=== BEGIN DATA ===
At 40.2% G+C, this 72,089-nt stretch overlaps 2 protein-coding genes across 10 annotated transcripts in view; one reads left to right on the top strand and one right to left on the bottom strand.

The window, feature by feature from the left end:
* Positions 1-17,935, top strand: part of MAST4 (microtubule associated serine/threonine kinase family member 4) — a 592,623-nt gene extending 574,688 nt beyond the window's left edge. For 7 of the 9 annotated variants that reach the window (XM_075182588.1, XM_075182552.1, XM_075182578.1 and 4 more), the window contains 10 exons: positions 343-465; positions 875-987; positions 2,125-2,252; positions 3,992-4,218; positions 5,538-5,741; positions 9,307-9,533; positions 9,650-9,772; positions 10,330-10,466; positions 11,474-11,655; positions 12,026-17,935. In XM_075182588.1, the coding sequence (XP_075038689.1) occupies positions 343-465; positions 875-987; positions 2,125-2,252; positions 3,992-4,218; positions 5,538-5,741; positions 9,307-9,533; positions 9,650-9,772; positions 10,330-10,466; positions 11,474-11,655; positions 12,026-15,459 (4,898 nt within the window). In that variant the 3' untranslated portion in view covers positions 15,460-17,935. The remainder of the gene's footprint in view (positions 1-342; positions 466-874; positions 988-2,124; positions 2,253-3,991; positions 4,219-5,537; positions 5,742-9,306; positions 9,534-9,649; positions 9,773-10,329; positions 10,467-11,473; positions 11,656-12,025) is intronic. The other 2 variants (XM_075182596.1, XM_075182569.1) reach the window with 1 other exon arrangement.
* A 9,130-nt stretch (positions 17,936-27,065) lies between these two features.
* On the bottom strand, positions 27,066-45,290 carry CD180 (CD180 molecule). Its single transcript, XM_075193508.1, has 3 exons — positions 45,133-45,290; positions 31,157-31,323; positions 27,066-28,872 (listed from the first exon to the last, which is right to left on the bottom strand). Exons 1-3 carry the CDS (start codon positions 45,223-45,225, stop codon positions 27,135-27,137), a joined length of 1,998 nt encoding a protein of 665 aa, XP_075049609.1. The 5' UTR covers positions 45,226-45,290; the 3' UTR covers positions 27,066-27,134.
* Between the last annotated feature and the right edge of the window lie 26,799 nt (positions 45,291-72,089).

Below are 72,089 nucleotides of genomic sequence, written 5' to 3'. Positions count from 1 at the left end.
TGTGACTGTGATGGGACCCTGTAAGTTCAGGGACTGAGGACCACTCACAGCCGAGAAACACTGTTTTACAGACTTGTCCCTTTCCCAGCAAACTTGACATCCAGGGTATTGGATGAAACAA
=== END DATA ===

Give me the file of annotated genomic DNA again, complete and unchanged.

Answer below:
At 40.2% G+C, this 72,089-nt stretch overlaps 2 protein-coding genes across 10 annotated transcripts in view; one reads left to right on the top strand and one right to left on the bottom strand.

The window, feature by feature from the left end:
* Positions 1-17,935, top strand: part of MAST4 (microtubule associated serine/threonine kinase family member 4) — a 592,623-nt gene extending 574,688 nt beyond the window's left edge. For 7 of the 9 annotated variants that reach the window (XM_075182588.1, XM_075182552.1, XM_075182578.1 and 4 more), the window contains 10 exons: positions 343-465; positions 875-987; positions 2,125-2,252; positions 3,992-4,218; positions 5,538-5,741; positions 9,307-9,533; positions 9,650-9,772; positions 10,330-10,466; positions 11,474-11,655; positions 12,026-17,935. In XM_075182588.1, the coding sequence (XP_075038689.1) occupies positions 343-465; positions 875-987; positions 2,125-2,252; positions 3,992-4,218; positions 5,538-5,741; positions 9,307-9,533; positions 9,650-9,772; positions 10,330-10,466; positions 11,474-11,655; positions 12,026-15,459 (4,898 nt within the window). In that variant the 3' untranslated portion in view covers positions 15,460-17,935. The remainder of the gene's footprint in view (positions 1-342; positions 466-874; positions 988-2,124; positions 2,253-3,991; positions 4,219-5,537; positions 5,742-9,306; positions 9,534-9,649; positions 9,773-10,329; positions 10,467-11,473; positions 11,656-12,025) is intronic. The other 2 variants (XM_075182596.1, XM_075182569.1) reach the window with 1 other exon arrangement.
* A 9,130-nt stretch (positions 17,936-27,065) lies between these two features.
* On the bottom strand, positions 27,066-45,290 carry CD180 (CD180 molecule). Its single transcript, XM_075193508.1, has 3 exons — positions 45,133-45,290; positions 31,157-31,323; positions 27,066-28,872 (listed from the first exon to the last, which is right to left on the bottom strand). Exons 1-3 carry the CDS (start codon positions 45,223-45,225, stop codon positions 27,135-27,137), a joined length of 1,998 nt encoding a protein of 665 aa, XP_075049609.1. The 5' UTR covers positions 45,226-45,290; the 3' UTR covers positions 27,066-27,134.
* Between the last annotated feature and the right edge of the window lie 26,799 nt (positions 45,291-72,089).

Below are 72,089 nucleotides of genomic sequence, written 5' to 3'. Positions count from 1 at the left end.
TGTGACTGTGATGGGACCCTGTAAGTTCAGGGACTGAGGACCACTCACAGCCGAGAAACACTGTTTTACAGACTTGTCCCTTTCCCAGCAAACTTGACATCCAGGGTATTGGATGAAACAA